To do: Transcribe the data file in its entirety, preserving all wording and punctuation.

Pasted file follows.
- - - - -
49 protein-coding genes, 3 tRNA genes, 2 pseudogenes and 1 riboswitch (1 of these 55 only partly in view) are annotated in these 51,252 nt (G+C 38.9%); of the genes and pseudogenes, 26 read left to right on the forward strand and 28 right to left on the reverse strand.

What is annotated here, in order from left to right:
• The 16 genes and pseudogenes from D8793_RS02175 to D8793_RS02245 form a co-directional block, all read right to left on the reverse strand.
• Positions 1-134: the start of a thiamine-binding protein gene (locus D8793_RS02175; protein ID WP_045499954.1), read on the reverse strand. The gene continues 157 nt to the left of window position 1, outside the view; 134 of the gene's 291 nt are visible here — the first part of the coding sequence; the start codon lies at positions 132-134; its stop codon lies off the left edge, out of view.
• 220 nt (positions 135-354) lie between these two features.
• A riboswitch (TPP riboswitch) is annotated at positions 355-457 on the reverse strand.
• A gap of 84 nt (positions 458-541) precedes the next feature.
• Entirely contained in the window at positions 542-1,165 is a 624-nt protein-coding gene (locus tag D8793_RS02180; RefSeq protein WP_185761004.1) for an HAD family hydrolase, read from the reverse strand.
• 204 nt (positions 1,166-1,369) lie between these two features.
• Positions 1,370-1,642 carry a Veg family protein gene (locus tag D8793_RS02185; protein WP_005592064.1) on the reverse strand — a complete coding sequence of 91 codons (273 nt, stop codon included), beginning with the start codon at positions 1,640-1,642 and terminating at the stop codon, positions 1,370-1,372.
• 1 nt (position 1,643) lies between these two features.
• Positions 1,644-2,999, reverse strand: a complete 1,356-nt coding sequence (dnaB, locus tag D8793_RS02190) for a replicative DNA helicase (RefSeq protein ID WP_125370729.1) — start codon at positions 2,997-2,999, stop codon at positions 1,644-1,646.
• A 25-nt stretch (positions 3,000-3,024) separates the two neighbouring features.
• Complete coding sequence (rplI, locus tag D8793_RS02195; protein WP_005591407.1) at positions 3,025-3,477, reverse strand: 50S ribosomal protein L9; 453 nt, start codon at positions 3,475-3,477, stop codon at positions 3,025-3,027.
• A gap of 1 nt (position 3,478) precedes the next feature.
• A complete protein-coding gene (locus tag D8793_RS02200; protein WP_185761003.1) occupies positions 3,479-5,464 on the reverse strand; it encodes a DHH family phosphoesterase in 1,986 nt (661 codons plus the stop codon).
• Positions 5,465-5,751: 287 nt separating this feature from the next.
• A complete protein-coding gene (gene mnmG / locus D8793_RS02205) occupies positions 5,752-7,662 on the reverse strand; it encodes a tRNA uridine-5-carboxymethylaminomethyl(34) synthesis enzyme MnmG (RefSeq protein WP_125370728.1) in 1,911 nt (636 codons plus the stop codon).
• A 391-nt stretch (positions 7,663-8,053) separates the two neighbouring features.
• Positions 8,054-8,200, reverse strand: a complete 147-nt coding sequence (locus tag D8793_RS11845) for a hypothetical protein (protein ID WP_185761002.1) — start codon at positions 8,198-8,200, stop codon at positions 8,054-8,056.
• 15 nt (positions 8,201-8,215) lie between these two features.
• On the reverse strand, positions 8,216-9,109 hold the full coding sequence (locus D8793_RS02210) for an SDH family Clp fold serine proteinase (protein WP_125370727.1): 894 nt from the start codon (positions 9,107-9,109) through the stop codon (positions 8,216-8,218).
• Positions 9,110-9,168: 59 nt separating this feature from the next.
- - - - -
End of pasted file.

49 protein-coding genes, 3 tRNA genes, 2 pseudogenes and 1 riboswitch (1 of these 55 only partly in view) are annotated in these 51,252 nt (G+C 38.9%); of the genes and pseudogenes, 26 read left to right on the forward strand and 28 right to left on the reverse strand.

What is annotated here, in order from left to right:
• The 16 genes and pseudogenes from D8793_RS02175 to D8793_RS02245 form a co-directional block, all read right to left on the reverse strand.
• Positions 1-134: the start of a thiamine-binding protein gene (locus D8793_RS02175; protein ID WP_045499954.1), read on the reverse strand. The gene continues 157 nt to the left of window position 1, outside the view; 134 of the gene's 291 nt are visible here — the first part of the coding sequence; the start codon lies at positions 132-134; its stop codon lies off the left edge, out of view.
• 220 nt (positions 135-354) lie between these two features.
• A riboswitch (TPP riboswitch) is annotated at positions 355-457 on the reverse strand.
• A gap of 84 nt (positions 458-541) precedes the next feature.
• Entirely contained in the window at positions 542-1,165 is a 624-nt protein-coding gene (locus tag D8793_RS02180; RefSeq protein WP_185761004.1) for an HAD family hydrolase, read from the reverse strand.
• 204 nt (positions 1,166-1,369) lie between these two features.
• Positions 1,370-1,642 carry a Veg family protein gene (locus tag D8793_RS02185; protein WP_005592064.1) on the reverse strand — a complete coding sequence of 91 codons (273 nt, stop codon included), beginning with the start codon at positions 1,640-1,642 and terminating at the stop codon, positions 1,370-1,372.
• 1 nt (position 1,643) lies between these two features.
• Positions 1,644-2,999, reverse strand: a complete 1,356-nt coding sequence (dnaB, locus tag D8793_RS02190) for a replicative DNA helicase (RefSeq protein ID WP_125370729.1) — start codon at positions 2,997-2,999, stop codon at positions 1,644-1,646.
• A 25-nt stretch (positions 3,000-3,024) separates the two neighbouring features.
• Complete coding sequence (rplI, locus tag D8793_RS02195; protein WP_005591407.1) at positions 3,025-3,477, reverse strand: 50S ribosomal protein L9; 453 nt, start codon at positions 3,475-3,477, stop codon at positions 3,025-3,027.
• A gap of 1 nt (position 3,478) precedes the next feature.
• A complete protein-coding gene (locus tag D8793_RS02200; protein WP_185761003.1) occupies positions 3,479-5,464 on the reverse strand; it encodes a DHH family phosphoesterase in 1,986 nt (661 codons plus the stop codon).
• Positions 5,465-5,751: 287 nt separating this feature from the next.
• A complete protein-coding gene (gene mnmG / locus D8793_RS02205) occupies positions 5,752-7,662 on the reverse strand; it encodes a tRNA uridine-5-carboxymethylaminomethyl(34) synthesis enzyme MnmG (RefSeq protein WP_125370728.1) in 1,911 nt (636 codons plus the stop codon).
• A 391-nt stretch (positions 7,663-8,053) separates the two neighbouring features.
• Positions 8,054-8,200, reverse strand: a complete 147-nt coding sequence (locus tag D8793_RS11845) for a hypothetical protein (protein ID WP_185761002.1) — start codon at positions 8,198-8,200, stop codon at positions 8,054-8,056.
• 15 nt (positions 8,201-8,215) lie between these two features.
• On the reverse strand, positions 8,216-9,109 hold the full coding sequence (locus D8793_RS02210) for an SDH family Clp fold serine proteinase (protein WP_125370727.1): 894 nt from the start codon (positions 9,107-9,109) through the stop codon (positions 8,216-8,218).
• Positions 9,110-9,168: 59 nt separating this feature from the next.